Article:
By the time I was a junior at Ohio State, I knew that a) i was fascinated with personal computers, and that b) despite my electrical engineering education, I did not actually want to be an engineer. So I was wondering what to do post-college, and a very good friend of the family who was CEO of a tech company in Los Gatos hosted me for a week visit. He set up interviews for me with Bob Noyce, Gene Amdahl, Steve Jobs, and several other notables. The trip was an eye-opener for a kid from Ohio — the west coast was an awakening, and these guys were heroes to me. I remember Steve challenging me very directly on my plans — I was a bit conservative and a conformist, I probably seemed pretty dull to him, but I certainly got a lot out of the visit, I was motivated to raise my sights higher.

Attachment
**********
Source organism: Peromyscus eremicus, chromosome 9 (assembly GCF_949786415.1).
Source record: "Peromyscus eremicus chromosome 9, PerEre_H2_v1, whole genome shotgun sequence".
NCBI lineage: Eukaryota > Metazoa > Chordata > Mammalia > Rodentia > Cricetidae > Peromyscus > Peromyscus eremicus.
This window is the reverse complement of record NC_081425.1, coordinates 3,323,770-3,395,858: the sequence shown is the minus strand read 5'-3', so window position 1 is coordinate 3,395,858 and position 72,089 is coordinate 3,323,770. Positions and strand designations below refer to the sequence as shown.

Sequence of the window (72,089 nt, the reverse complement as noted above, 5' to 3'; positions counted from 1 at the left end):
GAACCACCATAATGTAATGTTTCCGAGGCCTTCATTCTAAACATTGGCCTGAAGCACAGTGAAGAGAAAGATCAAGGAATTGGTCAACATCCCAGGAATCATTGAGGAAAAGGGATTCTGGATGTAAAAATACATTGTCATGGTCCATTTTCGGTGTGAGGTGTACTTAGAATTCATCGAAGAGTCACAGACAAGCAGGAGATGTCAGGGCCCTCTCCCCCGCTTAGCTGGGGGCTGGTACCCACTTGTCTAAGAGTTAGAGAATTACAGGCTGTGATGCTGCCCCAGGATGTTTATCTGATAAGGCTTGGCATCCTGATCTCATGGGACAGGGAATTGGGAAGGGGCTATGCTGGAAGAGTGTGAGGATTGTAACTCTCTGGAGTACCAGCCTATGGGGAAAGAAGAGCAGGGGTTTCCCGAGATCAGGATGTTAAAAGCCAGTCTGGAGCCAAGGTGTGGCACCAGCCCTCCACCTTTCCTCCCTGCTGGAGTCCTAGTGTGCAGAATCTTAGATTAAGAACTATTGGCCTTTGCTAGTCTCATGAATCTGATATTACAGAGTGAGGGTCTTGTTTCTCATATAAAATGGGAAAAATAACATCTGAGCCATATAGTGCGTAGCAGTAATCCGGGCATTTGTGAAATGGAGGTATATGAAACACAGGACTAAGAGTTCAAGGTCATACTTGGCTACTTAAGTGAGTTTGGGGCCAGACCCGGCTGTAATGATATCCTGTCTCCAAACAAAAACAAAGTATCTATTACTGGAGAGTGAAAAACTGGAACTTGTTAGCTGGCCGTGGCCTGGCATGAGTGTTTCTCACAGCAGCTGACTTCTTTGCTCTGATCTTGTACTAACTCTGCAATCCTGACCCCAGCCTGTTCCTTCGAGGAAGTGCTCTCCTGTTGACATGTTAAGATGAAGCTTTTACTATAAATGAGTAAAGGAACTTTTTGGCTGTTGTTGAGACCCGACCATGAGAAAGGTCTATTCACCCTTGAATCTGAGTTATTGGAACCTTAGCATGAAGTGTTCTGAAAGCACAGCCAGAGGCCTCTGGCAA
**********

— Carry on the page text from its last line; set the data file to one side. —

About the same time I remember reading the “Byte Smalltalk issue”:http://c2.com/cgi/wiki?SmalltalkIssueOfByte and was entranced, my view of computing dramatically expanded.
A few years later I scrimped to buy the first Mac on the first day it was available to students, and was enthralled.
My career took zigs and zags and I never met Steve again or worked at Apple, but my meeting with him and my engagement with his products certainly set my direction.
Wishing him the best.